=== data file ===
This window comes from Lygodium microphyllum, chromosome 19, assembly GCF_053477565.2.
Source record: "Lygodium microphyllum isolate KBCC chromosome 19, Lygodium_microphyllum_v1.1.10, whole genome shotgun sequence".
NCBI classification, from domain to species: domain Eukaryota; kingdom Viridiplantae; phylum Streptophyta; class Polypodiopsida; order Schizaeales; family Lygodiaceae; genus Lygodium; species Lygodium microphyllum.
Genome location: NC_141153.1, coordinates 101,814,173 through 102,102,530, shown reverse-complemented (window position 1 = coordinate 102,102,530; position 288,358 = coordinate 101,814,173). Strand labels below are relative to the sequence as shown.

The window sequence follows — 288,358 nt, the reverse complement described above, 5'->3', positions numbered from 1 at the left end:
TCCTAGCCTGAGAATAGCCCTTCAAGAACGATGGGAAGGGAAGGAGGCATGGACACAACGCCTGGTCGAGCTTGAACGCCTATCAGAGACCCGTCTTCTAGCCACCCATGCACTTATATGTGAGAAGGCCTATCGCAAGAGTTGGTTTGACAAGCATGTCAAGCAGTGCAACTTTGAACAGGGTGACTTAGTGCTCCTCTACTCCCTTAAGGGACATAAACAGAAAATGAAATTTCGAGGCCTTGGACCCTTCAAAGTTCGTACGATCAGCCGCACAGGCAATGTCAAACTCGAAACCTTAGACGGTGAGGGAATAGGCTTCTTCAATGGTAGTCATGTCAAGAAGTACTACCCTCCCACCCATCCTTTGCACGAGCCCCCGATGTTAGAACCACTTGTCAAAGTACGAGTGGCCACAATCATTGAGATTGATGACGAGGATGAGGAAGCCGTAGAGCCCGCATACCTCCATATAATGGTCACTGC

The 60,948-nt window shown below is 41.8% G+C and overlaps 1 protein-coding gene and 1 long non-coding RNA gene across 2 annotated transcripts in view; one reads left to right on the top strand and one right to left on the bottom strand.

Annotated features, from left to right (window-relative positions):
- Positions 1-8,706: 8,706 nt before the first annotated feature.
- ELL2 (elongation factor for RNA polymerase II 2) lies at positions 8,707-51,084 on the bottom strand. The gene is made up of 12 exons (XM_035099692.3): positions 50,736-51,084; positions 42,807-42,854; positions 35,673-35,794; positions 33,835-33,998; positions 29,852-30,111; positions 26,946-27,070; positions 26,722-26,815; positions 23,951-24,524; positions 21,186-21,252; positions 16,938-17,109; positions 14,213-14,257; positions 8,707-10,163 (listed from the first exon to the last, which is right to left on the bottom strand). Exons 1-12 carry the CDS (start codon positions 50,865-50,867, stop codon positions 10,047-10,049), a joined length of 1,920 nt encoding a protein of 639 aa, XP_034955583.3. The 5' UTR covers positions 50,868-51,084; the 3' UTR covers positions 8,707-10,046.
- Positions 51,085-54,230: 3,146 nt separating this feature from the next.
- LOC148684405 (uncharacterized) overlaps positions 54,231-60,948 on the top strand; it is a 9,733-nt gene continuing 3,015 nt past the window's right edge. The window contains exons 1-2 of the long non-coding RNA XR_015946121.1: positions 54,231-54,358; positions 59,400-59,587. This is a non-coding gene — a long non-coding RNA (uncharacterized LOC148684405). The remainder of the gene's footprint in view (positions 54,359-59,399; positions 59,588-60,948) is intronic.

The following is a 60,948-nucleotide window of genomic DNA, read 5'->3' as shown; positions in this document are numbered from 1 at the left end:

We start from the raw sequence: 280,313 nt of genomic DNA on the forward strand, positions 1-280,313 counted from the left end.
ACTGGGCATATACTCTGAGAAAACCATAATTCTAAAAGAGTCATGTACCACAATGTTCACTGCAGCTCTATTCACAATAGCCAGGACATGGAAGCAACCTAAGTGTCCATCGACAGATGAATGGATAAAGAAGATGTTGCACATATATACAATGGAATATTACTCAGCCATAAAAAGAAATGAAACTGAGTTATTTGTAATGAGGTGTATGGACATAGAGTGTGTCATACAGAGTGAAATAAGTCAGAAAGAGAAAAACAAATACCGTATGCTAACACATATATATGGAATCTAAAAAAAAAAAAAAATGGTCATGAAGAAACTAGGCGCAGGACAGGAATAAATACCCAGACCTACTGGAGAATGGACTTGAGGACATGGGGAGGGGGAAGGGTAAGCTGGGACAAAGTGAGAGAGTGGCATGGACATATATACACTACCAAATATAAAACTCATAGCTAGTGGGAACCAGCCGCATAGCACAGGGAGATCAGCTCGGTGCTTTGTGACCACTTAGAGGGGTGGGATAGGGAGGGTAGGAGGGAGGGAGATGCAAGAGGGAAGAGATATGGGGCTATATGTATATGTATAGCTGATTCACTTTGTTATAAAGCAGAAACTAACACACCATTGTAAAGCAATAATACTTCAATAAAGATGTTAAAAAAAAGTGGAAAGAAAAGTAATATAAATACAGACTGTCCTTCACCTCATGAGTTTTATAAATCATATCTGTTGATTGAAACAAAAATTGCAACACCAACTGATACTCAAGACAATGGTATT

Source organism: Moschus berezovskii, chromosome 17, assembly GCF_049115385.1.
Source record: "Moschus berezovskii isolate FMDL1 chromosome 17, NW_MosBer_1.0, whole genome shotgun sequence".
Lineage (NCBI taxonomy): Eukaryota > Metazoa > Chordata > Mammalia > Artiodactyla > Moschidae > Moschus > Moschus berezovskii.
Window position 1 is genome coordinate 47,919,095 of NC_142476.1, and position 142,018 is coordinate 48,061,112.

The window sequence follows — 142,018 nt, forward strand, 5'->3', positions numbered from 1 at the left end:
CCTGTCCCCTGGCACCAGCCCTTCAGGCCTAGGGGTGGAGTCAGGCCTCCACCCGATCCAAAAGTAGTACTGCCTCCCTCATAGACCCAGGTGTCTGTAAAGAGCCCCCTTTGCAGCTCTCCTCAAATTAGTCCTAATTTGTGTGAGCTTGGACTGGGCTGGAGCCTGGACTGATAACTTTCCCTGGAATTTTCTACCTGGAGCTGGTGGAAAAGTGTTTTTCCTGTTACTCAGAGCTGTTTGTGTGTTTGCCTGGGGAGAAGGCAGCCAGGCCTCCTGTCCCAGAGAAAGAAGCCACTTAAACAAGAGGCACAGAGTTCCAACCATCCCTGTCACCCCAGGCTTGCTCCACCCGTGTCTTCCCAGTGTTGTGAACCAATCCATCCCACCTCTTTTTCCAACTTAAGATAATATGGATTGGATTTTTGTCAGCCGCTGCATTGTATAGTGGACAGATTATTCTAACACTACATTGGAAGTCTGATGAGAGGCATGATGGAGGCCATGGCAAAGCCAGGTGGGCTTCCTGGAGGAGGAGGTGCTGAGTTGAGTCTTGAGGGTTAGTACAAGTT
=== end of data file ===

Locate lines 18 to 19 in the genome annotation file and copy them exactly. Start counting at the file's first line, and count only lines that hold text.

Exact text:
Lineage (NCBI taxonomy): Eukaryota > Metazoa > Chordata > Mammalia > Artiodactyla > Moschidae > Moschus > Moschus berezovskii.
Window position 1 is genome coordinate 47,919,095 of NC_142476.1, and position 142,018 is coordinate 48,061,112.